At 2 pm on Thursday November 15, 2007, we started our long march to Islamabad for the restoration of the judiciary. It was a hallmark event never before experienced. The lawyer’s community had organized reception camps all along the GT road. On the way we were greeted as a liberating force; food, music, animal dances and rose petals. The people of Pakistan had risen against the dictator who had assaulted the Chief Justice of Pakistan (CJP). Despite the fact that the track record of the judiciary was dismal, overwhelming public support was for the rule of law.

On August 14, 2014 we marched again for the restoration of democracy as the elections in 2013 were grossly rigged. Without an honest ballot, the will of the people cannot prevail. In 1970, we won our right to vote after toppling the first Khaki usurper. Till today that has been the only honest ballot whose fruits in the form of the 1973 constitution we continue to enjoy. As comrades of change we are back on the streets, but where is the free judiciary that we brought back with our sweat and blood?

As a child growing up on the Mall, walking through the corridors of the Lahore High Court was a daily routine. The Supreme Court of Pakistan (SCP) was also located there at the time. There was hardly any security or protocol for judges; only their white wigs looked funny. Judges came on their own cars and there was no concept of green plates. Most judges were upright and honest with outstanding pleading lawyers. Justice A.R Cornelius was one of the most respected judges of his time. He lived all his life at Fallettis Hotel and his worldly belongs were one suit case that is now placed in the law firm of Cornelius Lane and Mufti.

Justice Muhammad Munir was the first to cross the line when he legitimized the military take over after that there was no looking back. The judiciary became an important component of the establishment and the status quo it supported. When Iftikhar Chaudry stood up against his arbitrary removed by Pervez Musharraf, Justice Jawad Khawaja of LHC was the first judge of the superior judiciary to resign in protest. When the two Chaudris decided to drive from Islamabad to Lahore on the GT Road it sparked a movement with active support of the civil society. All the right questions were raised. What would have been the fate of Pakistan if the civil society had come out on the streets in 1958 was the question raised by the deposed Chief Justice. Civil society responded. Several marches were organized. On one of the marches, there was lathi charge outside the residence of the chief but we marched on and remained unfazed.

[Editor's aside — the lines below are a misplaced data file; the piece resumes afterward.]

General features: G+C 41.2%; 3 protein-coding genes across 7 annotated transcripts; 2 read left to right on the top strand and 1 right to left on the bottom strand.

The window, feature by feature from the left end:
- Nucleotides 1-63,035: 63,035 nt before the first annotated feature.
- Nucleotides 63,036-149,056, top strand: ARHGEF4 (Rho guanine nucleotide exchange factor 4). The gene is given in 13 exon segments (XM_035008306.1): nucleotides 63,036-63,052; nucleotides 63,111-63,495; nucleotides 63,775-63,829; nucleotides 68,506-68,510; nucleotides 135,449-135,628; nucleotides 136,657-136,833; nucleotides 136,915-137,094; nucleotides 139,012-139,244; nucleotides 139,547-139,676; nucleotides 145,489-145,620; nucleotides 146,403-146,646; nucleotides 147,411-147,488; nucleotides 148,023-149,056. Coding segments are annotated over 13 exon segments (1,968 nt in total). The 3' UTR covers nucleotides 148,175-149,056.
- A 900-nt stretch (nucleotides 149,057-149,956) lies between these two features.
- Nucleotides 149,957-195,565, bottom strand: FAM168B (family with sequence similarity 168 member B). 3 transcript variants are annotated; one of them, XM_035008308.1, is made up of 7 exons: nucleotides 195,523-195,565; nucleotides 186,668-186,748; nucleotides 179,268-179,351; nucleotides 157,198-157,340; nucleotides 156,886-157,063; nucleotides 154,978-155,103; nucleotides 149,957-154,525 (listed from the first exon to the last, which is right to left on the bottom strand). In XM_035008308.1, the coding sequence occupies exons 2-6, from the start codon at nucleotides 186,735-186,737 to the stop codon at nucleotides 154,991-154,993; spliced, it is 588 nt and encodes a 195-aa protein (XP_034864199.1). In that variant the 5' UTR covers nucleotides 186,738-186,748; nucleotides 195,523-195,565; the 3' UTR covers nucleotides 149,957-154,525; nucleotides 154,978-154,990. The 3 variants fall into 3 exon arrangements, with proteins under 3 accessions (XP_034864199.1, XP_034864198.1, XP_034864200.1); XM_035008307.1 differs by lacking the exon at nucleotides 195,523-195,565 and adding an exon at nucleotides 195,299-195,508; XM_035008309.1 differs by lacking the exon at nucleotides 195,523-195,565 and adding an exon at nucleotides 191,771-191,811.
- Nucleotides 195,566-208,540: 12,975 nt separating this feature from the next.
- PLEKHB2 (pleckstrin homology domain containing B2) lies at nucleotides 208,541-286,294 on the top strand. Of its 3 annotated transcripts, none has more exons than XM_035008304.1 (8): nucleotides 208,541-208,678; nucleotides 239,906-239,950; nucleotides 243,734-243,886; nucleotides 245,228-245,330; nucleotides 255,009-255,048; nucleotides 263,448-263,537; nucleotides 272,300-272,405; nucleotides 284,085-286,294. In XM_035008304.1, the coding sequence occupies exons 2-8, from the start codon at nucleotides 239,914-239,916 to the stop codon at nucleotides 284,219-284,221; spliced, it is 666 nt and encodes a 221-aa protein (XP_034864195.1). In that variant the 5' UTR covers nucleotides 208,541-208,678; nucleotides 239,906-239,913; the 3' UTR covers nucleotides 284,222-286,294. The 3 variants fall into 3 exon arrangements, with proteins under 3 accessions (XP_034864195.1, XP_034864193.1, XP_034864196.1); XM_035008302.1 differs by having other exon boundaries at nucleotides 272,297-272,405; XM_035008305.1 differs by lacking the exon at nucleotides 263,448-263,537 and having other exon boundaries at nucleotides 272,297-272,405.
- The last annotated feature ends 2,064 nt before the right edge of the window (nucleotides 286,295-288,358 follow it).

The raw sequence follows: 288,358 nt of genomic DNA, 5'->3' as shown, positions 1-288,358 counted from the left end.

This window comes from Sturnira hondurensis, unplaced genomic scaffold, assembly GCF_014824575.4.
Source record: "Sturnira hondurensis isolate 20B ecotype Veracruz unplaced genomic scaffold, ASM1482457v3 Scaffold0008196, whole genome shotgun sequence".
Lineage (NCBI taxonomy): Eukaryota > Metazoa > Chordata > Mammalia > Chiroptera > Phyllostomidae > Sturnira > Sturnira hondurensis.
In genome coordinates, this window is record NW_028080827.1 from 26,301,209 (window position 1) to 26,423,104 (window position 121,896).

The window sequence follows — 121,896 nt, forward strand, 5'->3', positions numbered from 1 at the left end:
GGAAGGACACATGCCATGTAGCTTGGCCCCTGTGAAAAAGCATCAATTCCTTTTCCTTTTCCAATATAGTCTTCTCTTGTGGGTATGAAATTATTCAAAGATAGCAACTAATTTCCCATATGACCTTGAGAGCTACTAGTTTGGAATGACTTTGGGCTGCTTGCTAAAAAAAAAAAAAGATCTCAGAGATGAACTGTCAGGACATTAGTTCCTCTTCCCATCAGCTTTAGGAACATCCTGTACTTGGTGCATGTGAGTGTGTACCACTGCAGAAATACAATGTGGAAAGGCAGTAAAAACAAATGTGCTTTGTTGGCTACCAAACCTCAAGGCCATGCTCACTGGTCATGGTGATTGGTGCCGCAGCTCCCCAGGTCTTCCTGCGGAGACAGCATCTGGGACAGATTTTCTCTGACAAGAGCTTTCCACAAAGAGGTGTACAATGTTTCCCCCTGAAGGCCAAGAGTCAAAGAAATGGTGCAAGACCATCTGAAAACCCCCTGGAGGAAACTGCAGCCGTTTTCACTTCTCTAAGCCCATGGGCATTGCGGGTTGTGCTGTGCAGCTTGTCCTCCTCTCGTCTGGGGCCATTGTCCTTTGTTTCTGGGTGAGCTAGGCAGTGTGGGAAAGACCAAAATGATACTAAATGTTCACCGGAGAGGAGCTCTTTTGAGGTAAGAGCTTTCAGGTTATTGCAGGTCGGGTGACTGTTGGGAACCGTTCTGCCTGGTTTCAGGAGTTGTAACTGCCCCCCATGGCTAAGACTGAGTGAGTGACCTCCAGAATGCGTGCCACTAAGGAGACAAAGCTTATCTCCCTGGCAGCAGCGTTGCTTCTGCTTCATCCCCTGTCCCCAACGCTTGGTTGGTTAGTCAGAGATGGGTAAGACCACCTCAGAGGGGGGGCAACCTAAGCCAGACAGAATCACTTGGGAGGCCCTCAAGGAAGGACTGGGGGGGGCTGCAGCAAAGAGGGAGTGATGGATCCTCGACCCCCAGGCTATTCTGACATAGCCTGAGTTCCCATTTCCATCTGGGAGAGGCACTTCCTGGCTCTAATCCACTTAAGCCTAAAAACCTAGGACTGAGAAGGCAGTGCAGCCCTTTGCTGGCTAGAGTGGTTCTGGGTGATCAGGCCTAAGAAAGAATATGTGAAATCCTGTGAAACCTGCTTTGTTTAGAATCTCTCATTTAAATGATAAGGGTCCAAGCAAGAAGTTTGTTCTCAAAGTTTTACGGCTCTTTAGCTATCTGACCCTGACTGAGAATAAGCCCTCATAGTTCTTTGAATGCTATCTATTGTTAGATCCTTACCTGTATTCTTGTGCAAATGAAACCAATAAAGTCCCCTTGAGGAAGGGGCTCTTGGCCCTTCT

On Sunday March 15, 2009, the final assault was planned. The meeting point was outside Lahore High Court on the Mall. All roads were blocked by the police. The civil society march started from the canal, our knowledge of the area helped us to use the back streets to reach the area of protests. Black coats were already there. After about an hour, the peaceful protesters were tear gassed, followed by lathi charge. An elderly lady was seated next to me, and as she could not run she was worried for her safety. Her spirits for a democratic Pakistan were high. She had participated in the freedom movement and strongly believed in the ideals of the Quaid. She had to be carried to safety in the open area behind Zaidi Studios on the Mall. In the process, some of our comrades were arrested for defying section 144 and taken to civil lines police station. We followed the van with the lawyers and were finally able to win freedom for them. It was because of mass public support that Nawaz Sharif was able to break the security cordon and reach Kalma Chowk. The march was on. While PML(N) was leading the march from Lahore, PTI and the Jamaat were positioned in Islamabad.

Sensing the gravity of the situation, the Prime Minister decided to compromise in restoring Iftikhar Chaudry as CJP on the retirement of Justice Dogar. Chaudhry Sahib enjoyed the longest and most un-interrupted term ever, but unfortunately he left the entire legal system in shambles.

Justice Tassaduq Hussain Jilani was the senior most judge and next in line to succeed the CJP. While he was deposed, we developed a good acquaintance. In mid 2013, I met him at a wedding ceremony in Lahore and asked him point blank whether we will have to march again to get rid of Chaudhry Sahib.

The protests on May 11, 2013 against election rigging were spontaneous by first time voters; they felt cheated. Civil society joined them but neither the media nor the judiciary played its role. The khakis looked the other way also, despite blatant violations and intelligence reports. Unfortunately, the Kaptaan was seriously injured and bed ridden. Voters were left unprotected to face the luteras on their own.

Iftikhar Chaudhry was right; if civil society had resisted martial law in 1958, Pakistan would have been the first Asian Tiger. The founding fathers built institutions to sustain the country. Human development followed. Unfortunately, the entire process was derailed. Today there are no national institutions left. The Prime Ministers and Chief Ministers can only take notice and then do nothing about it. And where is the dissent in the judiciary? Like Justice A. R. Cornelius dissented in the Muaulvi Tamizuddin case or Justices Safdar Shah, Dorab Patel, Abdul Haleem did in Zulfiqar Ali Bhutto’s case.

 If the peoples’ mandate has been robbed, who will nab the robbers? The stakes are high if first time voters lose faith in the electoral process, in democracy and the future of Pakistan. Individuals on large screens cannot act as pygmies hiding behind the protection of self interpreted rules.

 The writer is Ex-Chairman, Pakistan Science Foundation